Publications & Reports

Potential health gains among key populations in West and Central Africa through savings from lower-cost HIV treatment.

Stuart RM, Kelly SL, Martin-Hughes R, Wilson DP
Department of Mathematical Sciences, University of Copenhagen, Copenhagen, Denmark.

Abstract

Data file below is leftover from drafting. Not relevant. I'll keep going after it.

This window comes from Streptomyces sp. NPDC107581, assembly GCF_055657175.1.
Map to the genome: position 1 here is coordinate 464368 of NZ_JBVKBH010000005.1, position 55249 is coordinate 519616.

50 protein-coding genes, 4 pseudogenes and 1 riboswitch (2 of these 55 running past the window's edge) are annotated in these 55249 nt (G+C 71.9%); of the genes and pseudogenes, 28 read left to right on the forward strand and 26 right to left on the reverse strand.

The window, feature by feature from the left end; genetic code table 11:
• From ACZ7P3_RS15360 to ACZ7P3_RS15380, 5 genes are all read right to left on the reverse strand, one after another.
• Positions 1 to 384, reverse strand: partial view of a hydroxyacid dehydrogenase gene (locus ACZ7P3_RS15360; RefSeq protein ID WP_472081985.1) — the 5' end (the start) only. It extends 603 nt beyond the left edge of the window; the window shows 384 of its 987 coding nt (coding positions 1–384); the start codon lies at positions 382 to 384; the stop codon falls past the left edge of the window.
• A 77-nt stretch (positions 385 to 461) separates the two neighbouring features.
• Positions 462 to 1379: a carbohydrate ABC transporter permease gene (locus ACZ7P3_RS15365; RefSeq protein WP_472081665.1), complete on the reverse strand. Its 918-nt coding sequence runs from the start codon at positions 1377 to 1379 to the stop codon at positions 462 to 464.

OBJECTIVE: Prices of antiretroviral (ARV) drugs in lower-income countries have decreased substantially over the past two decades, helping facilitate greatly expanded access to antiretroviral therapy (ART). However, ART coverage in many parts of the world remains low. We investigate the extent of epidemiological benefits that might be expected if ARV drug prices declined further. DESIGN: A modeling study using data from seven countries in West and Central Africa (Cameroon, Democratic Republic of the Congo, Cote d'Ivoire, Niger, Nigeria, Senegal, and Togo). METHODS: We investigated how the timing of ARV cost reductions could affect the impact and compared three different possible investment strategies: reinvesting in ART, reinvesting in the HIV response according to historical allocations, and reinvesting with the aim of minimizing HIV incidence and mortality. RESULTS: If ARV prices fell by 37% relative to 2018 levels (i.e., following continued trend declines), we calculate ART unit costs could decrease by approximately 20% (holding other cost components constant). If this could be achieved by 2020 and the savings were reinvested into ART, we estimate that an additional 8% of HIV infections and 11% of HIV-related deaths could be averted over 2020-2030 across the 7 countries. Slightly greater gains could be attained if funds were reinvested in ART in combination with primary prevention. Delays in the year of introduction of ARV price reductions would reduce the impact by about 1% per year. CONCLUSION: ARV price reductions could free up funds that - if strategically invested - would help countries move closer toward the elimination of HIV.

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